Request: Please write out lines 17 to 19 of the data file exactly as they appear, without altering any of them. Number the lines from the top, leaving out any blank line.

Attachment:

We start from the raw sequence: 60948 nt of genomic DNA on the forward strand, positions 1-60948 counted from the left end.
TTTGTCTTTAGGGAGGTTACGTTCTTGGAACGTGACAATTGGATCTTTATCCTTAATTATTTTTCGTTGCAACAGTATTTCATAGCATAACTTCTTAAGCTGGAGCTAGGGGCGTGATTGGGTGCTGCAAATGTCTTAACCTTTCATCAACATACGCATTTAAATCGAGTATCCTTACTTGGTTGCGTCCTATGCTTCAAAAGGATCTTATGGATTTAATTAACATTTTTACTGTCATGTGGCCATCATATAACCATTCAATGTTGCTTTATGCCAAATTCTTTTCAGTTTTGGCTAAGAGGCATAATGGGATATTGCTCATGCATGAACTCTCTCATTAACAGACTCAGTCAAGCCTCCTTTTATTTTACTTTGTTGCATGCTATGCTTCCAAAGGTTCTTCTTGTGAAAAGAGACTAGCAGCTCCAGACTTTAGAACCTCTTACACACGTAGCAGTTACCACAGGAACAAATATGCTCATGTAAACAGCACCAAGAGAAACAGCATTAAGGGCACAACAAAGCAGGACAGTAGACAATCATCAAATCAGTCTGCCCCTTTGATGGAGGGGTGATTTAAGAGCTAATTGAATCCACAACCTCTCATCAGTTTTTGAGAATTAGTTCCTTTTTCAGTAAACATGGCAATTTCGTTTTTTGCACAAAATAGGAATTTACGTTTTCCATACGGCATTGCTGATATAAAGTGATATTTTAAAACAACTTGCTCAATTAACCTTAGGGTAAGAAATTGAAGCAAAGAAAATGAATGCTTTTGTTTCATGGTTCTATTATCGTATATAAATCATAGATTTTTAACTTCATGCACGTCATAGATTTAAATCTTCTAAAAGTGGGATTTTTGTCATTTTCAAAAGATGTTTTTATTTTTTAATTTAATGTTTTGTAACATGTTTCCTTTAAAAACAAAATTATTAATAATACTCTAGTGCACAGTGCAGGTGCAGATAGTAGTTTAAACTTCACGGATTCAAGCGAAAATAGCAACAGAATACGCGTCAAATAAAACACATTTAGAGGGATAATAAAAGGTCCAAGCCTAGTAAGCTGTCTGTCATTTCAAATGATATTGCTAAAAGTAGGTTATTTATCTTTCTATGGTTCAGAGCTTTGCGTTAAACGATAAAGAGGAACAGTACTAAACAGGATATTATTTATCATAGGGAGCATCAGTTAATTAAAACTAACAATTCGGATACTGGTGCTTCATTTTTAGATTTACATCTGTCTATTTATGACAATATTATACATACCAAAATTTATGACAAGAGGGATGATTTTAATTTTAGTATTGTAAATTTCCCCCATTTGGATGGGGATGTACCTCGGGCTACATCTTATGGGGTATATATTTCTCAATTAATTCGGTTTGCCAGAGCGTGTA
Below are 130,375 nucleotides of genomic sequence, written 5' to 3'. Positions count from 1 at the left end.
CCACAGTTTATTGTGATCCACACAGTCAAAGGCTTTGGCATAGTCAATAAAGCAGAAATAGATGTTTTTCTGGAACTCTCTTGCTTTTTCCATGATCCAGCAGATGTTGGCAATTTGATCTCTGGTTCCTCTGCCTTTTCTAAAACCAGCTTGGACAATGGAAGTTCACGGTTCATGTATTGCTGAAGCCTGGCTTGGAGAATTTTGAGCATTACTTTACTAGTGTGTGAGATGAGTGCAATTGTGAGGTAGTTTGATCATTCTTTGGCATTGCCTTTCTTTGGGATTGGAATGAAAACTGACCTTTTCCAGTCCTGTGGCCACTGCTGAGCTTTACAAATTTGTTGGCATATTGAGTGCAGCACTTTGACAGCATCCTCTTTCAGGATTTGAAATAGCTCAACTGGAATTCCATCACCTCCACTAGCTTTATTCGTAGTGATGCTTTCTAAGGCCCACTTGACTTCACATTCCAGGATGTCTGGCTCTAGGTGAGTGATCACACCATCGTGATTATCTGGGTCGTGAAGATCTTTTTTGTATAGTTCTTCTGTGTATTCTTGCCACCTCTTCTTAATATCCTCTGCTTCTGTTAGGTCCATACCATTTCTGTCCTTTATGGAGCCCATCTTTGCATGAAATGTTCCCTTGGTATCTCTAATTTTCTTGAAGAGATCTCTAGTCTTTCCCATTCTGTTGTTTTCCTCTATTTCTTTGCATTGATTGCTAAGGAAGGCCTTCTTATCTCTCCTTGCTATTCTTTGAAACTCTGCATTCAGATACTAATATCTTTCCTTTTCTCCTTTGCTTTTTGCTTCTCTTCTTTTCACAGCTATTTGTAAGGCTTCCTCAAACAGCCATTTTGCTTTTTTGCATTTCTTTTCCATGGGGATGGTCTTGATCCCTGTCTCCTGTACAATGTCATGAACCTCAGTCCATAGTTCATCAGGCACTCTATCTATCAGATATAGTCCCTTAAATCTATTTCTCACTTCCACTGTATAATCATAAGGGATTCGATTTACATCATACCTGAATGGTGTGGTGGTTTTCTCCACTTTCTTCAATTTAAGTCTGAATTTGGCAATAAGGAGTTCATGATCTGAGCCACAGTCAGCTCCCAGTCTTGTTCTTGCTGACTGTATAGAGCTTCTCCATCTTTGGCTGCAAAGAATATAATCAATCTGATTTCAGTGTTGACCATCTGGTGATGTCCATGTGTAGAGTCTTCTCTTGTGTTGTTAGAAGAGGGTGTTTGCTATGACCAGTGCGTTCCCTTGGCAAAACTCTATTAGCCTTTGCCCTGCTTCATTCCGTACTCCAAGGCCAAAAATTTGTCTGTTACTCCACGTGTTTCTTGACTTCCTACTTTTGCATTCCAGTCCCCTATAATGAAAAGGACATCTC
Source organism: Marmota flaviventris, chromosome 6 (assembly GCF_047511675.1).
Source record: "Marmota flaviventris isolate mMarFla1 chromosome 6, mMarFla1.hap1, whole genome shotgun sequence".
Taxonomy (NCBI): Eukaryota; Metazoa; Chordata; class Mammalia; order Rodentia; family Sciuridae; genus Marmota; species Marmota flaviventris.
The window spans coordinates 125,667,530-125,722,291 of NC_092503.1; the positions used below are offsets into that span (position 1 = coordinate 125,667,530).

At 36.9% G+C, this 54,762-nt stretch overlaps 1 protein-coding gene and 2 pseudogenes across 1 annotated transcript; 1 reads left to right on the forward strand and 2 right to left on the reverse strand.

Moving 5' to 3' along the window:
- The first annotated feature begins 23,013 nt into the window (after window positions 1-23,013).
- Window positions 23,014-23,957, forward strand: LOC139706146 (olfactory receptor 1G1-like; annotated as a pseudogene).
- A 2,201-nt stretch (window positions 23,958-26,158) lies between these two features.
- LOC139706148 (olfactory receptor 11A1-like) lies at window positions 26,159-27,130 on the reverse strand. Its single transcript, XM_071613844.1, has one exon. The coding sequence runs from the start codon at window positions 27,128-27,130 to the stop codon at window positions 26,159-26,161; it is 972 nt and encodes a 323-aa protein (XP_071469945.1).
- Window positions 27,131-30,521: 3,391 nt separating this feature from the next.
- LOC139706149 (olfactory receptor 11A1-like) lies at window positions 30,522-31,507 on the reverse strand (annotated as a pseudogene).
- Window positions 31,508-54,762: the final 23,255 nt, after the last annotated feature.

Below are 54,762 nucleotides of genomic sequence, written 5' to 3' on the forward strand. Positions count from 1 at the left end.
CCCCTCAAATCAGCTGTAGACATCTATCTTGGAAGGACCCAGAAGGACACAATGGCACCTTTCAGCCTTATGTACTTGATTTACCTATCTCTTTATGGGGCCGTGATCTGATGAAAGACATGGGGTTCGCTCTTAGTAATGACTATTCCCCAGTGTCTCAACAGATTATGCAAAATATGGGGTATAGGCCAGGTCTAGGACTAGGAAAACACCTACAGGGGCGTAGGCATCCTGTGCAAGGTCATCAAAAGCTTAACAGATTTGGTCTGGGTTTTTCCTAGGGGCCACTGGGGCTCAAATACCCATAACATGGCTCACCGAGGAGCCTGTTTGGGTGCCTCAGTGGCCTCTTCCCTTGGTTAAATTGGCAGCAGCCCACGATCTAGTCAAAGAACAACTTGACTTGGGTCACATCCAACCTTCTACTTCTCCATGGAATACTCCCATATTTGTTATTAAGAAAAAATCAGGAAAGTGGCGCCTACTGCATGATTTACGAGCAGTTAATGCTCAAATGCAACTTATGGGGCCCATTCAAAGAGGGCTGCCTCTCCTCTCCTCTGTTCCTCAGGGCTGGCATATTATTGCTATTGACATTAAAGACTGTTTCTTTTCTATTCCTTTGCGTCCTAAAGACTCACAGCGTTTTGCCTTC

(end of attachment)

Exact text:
- Window positions 31,508-54,762: the final 23,255 nt, after the last annotated feature.

Below are 54,762 nucleotides of genomic sequence, written 5' to 3' on the forward strand. Positions count from 1 at the left end.
CCCCTCAAATCAGCTGTAGACATCTATCTTGGAAGGACCCAGAAGGACACAATGGCACCTTTCAGCCTTATGTACTTGATTTACCTATCTCTTTATGGGGCCGTGATCTGATGAAAGACATGGGGTTCGCTCTTAGTAATGACTATTCCCCAGTGTCTCAACAGATTATGCAAAATATGGGGTATAGGCCAGGTCTAGGACTAGGAAAACACCTACAGGGGCGTAGGCATCCTGTGCAAGGTCATCAAAAGCTTAACAGATTTGGTCTGGGTTTTTCCTAGGGGCCACTGGGGCTCAAATACCCATAACATGGCTCACCGAGGAGCCTGTTTGGGTGCCTCAGTGGCCTCTTCCCTTGGTTAAATTGGCAGCAGCCCACGATCTAGTCAAAGAACAACTTGACTTGGGTCACATCCAACCTTCTACTTCTCCATGGAATACTCCCATATTTGTTATTAAGAAAAAATCAGGAAAGTGGCGCCTACTGCATGATTTACGAGCAGTTAATGCTCAAATGCAACTTATGGGGCCCATTCAAAGAGGGCTGCCTCTCCTCTCCTCTGTTCCTCAGGGCTGGCATATTATTGCTATTGACATTAAAGACTGTTTCTTTTCTATTCCTTTGCGTCCTAAAGACTCACAGCGTTTTGCCTTC